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Investigating the needs of family caregivers of older stroke patients: a longitudinal study in Iran

Abstract

Background

The high burden of care associated with older stroke patients is a factor that threatens the health of family caregivers. Identifying the needs of family caregivers in this group of patients can help provide effective solutions. The present study aimed to determine the needs of family caregivers of older stroke patients.

Methods

The sample size of this longitudinal study included 200 family caregivers of older stroke patients from two hospitals in Iran. Data collection included demographics, responses to family caregivers’ needs questionnaires, and the Barthel Index which was taken in four stages including admission time, pre-discharge, two weeks and 12 weeks post-discharge.

Results

The results showed that all participants at all stages of the study identified “respect for the patient when providing education, treatment, or rehabilitation” as one of their needs. There was a statistically significant relationship between the older adult survivor’s age and the number of family caregivers’ needs two weeks post-discharge (p = 0.012) and 12 weeks post-discharge (p = 0.008). There was a significant relationship between the patient’s hospitalization period and the number of caregivers’ needs three months after the patient’s discharge (p = 0.028), and a significant statistical relationship between the pre-discharge physiotherapy of the patients and the number of their caregivers’ needs during the two weeks post-discharge (p = 0.018). There was also a statistically significant relationship between the patient’s level of dependence and the number of caregivers’ needs (p = 0.0001). On the contrary, there was no significant relationship between the sex, place of living, and underlying disease history of the patient and the number of caregivers’ needs (p > 0.05).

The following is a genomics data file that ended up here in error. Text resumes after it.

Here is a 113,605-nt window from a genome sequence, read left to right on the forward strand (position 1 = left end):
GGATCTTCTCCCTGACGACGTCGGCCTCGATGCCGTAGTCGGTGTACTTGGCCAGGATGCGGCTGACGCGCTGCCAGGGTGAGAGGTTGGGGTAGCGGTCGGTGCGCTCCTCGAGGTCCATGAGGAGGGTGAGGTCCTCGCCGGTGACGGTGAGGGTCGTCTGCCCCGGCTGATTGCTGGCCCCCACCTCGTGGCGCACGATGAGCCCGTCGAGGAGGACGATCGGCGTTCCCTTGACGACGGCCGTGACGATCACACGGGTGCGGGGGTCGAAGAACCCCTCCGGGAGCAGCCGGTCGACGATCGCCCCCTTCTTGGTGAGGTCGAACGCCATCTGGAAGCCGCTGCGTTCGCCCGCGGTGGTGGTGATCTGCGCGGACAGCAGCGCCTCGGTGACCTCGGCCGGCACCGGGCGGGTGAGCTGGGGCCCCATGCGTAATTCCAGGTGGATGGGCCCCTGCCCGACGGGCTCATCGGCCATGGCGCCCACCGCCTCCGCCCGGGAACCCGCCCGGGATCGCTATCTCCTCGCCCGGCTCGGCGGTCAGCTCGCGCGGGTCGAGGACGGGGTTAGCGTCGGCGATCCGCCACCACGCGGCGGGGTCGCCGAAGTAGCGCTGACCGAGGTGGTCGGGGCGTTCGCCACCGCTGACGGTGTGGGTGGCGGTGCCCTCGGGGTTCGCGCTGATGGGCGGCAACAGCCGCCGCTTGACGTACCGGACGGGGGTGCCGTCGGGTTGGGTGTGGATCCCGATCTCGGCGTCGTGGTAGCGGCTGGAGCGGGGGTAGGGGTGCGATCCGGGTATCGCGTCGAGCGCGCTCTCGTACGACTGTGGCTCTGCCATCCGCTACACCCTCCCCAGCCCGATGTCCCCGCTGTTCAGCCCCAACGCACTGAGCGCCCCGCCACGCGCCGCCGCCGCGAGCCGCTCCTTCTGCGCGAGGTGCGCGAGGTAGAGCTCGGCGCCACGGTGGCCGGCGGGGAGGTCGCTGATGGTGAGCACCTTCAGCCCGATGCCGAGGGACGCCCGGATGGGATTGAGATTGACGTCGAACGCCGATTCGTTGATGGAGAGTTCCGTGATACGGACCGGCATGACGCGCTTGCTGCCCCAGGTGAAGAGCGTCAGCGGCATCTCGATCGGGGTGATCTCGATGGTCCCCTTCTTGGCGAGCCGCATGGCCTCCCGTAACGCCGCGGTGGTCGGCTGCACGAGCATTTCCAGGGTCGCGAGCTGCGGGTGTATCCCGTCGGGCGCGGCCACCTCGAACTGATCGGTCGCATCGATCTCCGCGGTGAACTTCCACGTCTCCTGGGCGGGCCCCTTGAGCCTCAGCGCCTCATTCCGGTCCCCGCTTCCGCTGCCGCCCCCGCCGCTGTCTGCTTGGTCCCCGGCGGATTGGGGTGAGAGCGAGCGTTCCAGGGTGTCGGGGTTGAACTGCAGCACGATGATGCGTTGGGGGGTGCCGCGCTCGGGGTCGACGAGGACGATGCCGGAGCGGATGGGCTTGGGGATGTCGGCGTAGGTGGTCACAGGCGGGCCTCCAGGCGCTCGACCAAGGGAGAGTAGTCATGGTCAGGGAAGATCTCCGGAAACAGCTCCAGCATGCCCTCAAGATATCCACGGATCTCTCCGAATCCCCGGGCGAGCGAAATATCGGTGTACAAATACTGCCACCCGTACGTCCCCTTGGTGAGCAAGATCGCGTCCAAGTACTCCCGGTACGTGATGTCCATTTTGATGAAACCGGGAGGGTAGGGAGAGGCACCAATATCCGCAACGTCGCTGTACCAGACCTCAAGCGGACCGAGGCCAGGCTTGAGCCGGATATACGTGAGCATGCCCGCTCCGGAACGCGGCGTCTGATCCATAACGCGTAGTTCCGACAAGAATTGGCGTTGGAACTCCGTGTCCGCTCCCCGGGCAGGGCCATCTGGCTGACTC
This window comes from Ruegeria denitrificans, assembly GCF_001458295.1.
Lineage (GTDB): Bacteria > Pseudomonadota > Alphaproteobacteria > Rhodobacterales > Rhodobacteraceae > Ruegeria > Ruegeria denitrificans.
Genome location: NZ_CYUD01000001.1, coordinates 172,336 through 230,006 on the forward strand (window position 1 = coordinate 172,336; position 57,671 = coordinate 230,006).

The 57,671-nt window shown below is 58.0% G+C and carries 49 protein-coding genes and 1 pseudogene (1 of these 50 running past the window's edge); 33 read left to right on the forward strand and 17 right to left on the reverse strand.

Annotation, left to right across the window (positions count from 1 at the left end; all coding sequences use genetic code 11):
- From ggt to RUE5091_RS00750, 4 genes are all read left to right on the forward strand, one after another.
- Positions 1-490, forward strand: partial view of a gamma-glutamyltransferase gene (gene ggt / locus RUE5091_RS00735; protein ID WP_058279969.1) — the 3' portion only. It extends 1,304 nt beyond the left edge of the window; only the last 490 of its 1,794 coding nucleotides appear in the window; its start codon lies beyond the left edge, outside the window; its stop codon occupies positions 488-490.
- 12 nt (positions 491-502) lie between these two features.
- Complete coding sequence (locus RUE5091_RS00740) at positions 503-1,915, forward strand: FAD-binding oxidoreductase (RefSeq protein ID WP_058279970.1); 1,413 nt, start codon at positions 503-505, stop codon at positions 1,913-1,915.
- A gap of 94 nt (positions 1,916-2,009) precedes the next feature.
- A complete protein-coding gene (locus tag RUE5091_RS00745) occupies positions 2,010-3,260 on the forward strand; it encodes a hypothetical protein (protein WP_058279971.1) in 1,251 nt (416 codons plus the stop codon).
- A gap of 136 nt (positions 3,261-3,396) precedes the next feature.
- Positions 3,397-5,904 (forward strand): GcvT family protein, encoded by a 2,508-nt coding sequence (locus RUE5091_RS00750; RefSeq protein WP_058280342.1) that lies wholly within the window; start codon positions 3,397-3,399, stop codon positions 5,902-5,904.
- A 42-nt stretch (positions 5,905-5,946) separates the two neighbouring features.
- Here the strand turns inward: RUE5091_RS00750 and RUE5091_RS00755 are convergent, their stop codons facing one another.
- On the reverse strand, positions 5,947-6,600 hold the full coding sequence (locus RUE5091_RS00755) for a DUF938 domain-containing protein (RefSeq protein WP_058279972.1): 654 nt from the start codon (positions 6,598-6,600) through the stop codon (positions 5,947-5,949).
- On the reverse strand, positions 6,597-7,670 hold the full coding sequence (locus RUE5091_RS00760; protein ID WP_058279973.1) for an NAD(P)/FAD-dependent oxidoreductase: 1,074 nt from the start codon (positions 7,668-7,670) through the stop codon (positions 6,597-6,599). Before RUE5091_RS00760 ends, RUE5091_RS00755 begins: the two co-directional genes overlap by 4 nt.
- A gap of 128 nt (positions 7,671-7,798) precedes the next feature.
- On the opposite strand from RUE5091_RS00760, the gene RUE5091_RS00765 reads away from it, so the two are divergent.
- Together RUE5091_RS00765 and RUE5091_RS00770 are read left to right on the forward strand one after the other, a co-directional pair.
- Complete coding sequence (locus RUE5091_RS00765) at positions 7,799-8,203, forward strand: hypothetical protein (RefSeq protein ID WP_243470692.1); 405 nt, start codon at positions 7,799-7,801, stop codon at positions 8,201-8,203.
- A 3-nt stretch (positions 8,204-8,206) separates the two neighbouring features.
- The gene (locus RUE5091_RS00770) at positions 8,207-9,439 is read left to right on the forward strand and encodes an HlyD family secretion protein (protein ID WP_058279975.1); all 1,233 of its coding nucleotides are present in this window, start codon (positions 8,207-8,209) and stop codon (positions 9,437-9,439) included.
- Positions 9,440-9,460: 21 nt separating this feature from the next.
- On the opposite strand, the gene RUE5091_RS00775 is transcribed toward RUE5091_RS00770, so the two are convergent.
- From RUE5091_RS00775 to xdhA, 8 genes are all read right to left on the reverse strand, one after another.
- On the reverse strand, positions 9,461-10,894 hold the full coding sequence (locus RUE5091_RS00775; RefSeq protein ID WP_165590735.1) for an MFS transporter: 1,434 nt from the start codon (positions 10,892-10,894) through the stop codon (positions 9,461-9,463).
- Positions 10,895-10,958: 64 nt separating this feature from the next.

Conclusion

The results of the present research indicate that the total number of caregivers’ needs decreases with increasing duration of the disease. However, respite and care provision planning by other family members, seeking assistance from professional caregivers, and the search for community support resources can help reduce the burden of care of caregivers and give them the opportunity to meet their needs in different dimensions of patient care provided.

Peer Review reports

Background

According to the World Health Organization (WHO) in 2013, the number of people aged 65 and over had surpassed children under the age of 5 for the first time in the world. The elderly population is projected to reach 2 billion worldwide in 2050 [1]. According a 2016 census in Iran, the elderly population was reported to be about 9.3% of the total population [2]. Older adults experience many chronic diseases, including diabetes, hypertension, and stroke during their life [3]; stroke being one of the most common which results in a patient’s physical, mental, and social disability [4]. Stroke is the leading cerebrovascular disorder in the world and the third leading cause of death worldwide after cardiovascular diseases and cancer [5]. In Western countries, it occurs in 1–3 people per 1000 populations per year [4], and in Iran, it occurs in 372 individuals per 100,000 populations [6].

Advanced age is one of the risk factors for stroke. Reduced cognitive ability and disability in performing daily activities of life caused by age exacerbate the symptoms and complications of the disease, and imposes a widespread burden of care on the family and healthcare systems. Furthermore, numerous studies show that despite the efforts of the family and the medical professionals, the outcomes of rehabilitation programs are not satisfactory [7, 8]. Researchers have attributed the causes of failure of treatment and rehabilitation programs to the long-term dependence of older adults on healthcare services and the high cost of these services, lack of follow-up treatment due to fatigue and burnout of family caregivers, and lack of access to family support systems in the society [9].

Considering the need for long-term care and widespread consequences, stroke greatly affects the lives of older adults and their families who care for and support them [10]. Following a stroke, the lives of stroke survivors and their families change drastically that it becomes difficult to return to their lives pre-stroke, which is why it is regarded as a family disease. The consequences of strokes and the rehabilitation process depend largely on the role of the family and its support [11]. The main function of family is to meet the individual needs of family members [12]; however, due to their unpreparedness and sudden requirement to provide extensive care for an older patient, they have a tendency to neglect their own needs as well as the needs of other family members [10].